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Thailand is one of many nations seeking repatriation of cultural works.
ART REPATRIATION

Thailand wants US museums to give its art back

By Ephrat Livni

US law enforcement agencies aren’t exactly famous for their love of culture. Yet the Department of Homeland Security (DHS) and Immigrations and Customs Enforcement (ICE) both work on investigating and repatriating stolen cultural property, art, and antiquities that were lost or looted from other countries.

In 2005, for example, ICE and Thai police announced that they had together recovered Thai and Khmer fossils and antiquities being shipped from Thailand to US buyers. In 2014, DHS returned 554 ancient artifacts taken from the World Heritage archaeological site Ban Chiang that had been displayed in a museum in Santa Ana, California. Since then, the Thai ministry of culture has stepped up recovery efforts, and on Nov. 6 Artnet News reported that Thailand is demanding the return of 23 antiquities housed in the Asian Art Museum in San Francisco, the Norton Simon Museum in Pasadena, and New York’s Metropolitan Museum of Art, among other places.

Among the objects Thai authorities hope to repatriate are The Met’s sculpture of the four-armed Avalokiteshvara, the Bodhisattva of Infinite Compassion, which the museum purchased in 1967, and carved stone lintels from temples in northern Thailand, which are now in the collection of the Asian Art Museum of San Francisco. American museums are not the sole targets of these efforts. Thailand’s culture minister Vira Rojpojchanarat is leading a task force to recover more than 700 artifacts in foreign collections, including in the UK and Australia.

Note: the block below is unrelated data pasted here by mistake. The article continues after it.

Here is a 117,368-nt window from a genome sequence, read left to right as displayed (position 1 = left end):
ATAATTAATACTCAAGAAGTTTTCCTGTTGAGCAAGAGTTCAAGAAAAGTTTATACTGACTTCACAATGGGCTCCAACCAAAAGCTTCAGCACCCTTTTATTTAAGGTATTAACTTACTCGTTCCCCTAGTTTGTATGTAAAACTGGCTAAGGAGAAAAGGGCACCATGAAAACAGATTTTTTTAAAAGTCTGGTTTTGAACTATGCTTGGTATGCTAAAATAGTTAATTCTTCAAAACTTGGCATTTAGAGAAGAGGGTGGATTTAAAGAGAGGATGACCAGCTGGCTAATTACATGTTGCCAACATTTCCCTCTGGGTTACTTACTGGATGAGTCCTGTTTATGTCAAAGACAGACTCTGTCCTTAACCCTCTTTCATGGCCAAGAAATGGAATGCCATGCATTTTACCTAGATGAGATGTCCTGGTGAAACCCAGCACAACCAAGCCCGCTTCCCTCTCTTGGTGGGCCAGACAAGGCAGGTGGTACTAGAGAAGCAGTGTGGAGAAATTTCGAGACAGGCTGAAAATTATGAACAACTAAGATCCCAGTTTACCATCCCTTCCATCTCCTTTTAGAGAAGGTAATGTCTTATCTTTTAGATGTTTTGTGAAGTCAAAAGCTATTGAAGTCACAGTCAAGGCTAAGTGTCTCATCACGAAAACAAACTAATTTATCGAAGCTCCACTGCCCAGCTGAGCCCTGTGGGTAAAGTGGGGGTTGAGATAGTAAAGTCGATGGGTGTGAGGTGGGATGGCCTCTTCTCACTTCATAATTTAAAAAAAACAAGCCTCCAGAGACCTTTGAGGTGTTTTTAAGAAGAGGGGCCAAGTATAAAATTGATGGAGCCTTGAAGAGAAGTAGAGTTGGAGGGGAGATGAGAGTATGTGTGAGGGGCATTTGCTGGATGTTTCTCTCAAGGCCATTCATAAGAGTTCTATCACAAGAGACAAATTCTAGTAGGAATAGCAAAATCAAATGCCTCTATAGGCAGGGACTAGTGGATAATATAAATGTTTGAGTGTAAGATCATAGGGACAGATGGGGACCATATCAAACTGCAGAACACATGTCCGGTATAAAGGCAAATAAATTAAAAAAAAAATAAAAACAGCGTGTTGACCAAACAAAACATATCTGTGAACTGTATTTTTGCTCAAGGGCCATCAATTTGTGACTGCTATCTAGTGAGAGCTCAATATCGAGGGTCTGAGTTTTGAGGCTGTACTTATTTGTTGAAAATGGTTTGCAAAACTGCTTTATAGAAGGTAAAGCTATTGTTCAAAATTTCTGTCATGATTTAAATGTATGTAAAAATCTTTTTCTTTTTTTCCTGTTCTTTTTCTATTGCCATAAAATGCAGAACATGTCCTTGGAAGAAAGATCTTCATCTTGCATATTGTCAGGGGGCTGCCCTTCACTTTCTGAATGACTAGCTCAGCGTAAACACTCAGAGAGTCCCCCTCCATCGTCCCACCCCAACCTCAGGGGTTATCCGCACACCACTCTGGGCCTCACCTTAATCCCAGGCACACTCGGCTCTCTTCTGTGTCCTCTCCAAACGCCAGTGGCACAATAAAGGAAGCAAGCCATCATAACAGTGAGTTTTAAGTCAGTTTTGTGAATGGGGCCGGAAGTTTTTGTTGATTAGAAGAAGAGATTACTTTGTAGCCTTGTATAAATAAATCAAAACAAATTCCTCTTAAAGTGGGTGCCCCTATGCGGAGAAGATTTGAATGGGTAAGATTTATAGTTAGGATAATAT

The fact that museums may have stolen artifacts is not necessarily a reflection of criminality on the part of these institutions. They may pay for pieces that the museum didn’t know was acquired illegally or receive donations from collectors who might also be unaware of their dubious origins. Nonetheless,Joyce White, the executive director of the Institute for Southeast Asian Archaeology in Philadelphia, tells Artnet News that the Thai government’s current push does mean museums will have to be more vigilant about ascertaining the origins of their acquisitions.

Museums that can show their art was acquired legally will be able to keep those works, she believes, if they can prove the legality of their acquisitions in court. “Shining a light on this murky area of the museum world will hopefully be a trend in the 21st century,” White said.

Indeed, Thailand in August announced that it was seeking the return of 17 items on display in museum in Hawaii and that information about the works’ origins was forwarded to the US Department of Homeland Security, the Bangkok Post reported. That month, a private American collector turned over 12 ancient artifacts to Thailand believed to originate in a prehistoric 4,000-year-old civilization.

Thailand is not at all the only country insisting on the return of its works. In April, Ethiopian artifacts that were looted by British forces 150 years ago and were on display at the Victoria & Albert Museum were the subject of negotiations between the museum and Ethiopian officials. And in 2017, the British Museum hosted a summit with museums and cultural officials to negotiate the repatriation of ancient bronze sculptures stolen 120 years ago from Nigeria’s Benin kingdom. Michael Barrett of the Swedish  Världskulturmuseet museum told The Guardian that the summit is part of an effort by a “generation of curators” looking to “find ways towards reconciliation.”

While returning art and artifacts can’t make up for a colonial past in the case of European museums, or for the theft of cultural heritage that ends up in institutions and collections more generally, the joint efforts among art experts, governments, and collectors are a heartening sign of the times. As the Royal Thai Embassy in Washington DC notes on its website, “The US government has been supportive of Thai efforts to reclaim artifacts smuggled or illegally taken out of the Kingdom.”